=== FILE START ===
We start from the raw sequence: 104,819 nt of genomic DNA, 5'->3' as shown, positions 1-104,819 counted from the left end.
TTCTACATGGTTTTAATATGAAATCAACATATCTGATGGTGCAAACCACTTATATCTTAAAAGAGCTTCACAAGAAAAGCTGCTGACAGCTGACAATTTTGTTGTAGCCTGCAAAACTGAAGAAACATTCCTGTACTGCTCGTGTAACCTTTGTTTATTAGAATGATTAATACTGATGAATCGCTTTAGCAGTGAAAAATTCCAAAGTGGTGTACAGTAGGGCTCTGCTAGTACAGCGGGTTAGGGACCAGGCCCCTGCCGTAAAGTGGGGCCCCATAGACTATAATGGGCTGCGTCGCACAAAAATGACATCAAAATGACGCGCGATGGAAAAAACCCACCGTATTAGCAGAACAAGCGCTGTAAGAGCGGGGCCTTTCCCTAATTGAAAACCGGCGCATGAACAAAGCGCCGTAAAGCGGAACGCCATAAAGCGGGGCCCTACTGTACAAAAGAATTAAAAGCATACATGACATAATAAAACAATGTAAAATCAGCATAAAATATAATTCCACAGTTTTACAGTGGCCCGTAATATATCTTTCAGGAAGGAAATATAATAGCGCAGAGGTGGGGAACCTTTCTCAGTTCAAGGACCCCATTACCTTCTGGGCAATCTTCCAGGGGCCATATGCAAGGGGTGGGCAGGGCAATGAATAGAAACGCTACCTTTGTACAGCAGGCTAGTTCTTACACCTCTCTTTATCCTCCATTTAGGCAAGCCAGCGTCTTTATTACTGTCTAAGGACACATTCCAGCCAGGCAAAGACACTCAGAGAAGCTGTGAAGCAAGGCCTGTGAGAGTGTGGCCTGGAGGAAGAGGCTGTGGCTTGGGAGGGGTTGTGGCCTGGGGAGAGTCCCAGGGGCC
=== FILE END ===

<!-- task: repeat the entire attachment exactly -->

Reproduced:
We start from the raw sequence: 104,819 nt of genomic DNA, 5'->3' as shown, positions 1-104,819 counted from the left end.
TTCTACATGGTTTTAATATGAAATCAACATATCTGATGGTGCAAACCACTTATATCTTAAAAGAGCTTCACAAGAAAAGCTGCTGACAGCTGACAATTTTGTTGTAGCCTGCAAAACTGAAGAAACATTCCTGTACTGCTCGTGTAACCTTTGTTTATTAGAATGATTAATACTGATGAATCGCTTTAGCAGTGAAAAATTCCAAAGTGGTGTACAGTAGGGCTCTGCTAGTACAGCGGGTTAGGGACCAGGCCCCTGCCGTAAAGTGGGGCCCCATAGACTATAATGGGCTGCGTCGCACAAAAATGACATCAAAATGACGCGCGATGGAAAAAACCCACCGTATTAGCAGAACAAGCGCTGTAAGAGCGGGGCCTTTCCCTAATTGAAAACCGGCGCATGAACAAAGCGCCGTAAAGCGGAACGCCATAAAGCGGGGCCCTACTGTACAAAAGAATTAAAAGCATACATGACATAATAAAACAATGTAAAATCAGCATAAAATATAATTCCACAGTTTTACAGTGGCCCGTAATATATCTTTCAGGAAGGAAATATAATAGCGCAGAGGTGGGGAACCTTTCTCAGTTCAAGGACCCCATTACCTTCTGGGCAATCTTCCAGGGGCCATATGCAAGGGGTGGGCAGGGCAATGAATAGAAACGCTACCTTTGTACAGCAGGCTAGTTCTTACACCTCTCTTTATCCTCCATTTAGGCAAGCCAGCGTCTTTATTACTGTCTAAGGACACATTCCAGCCAGGCAAAGACACTCAGAGAAGCTGTGAAGCAAGGCCTGTGAGAGTGTGGCCTGGAGGAAGAGGCTGTGGCTTGGGAGGGGTTGTGGCCTGGGGAGAGTCCCAGGGGCC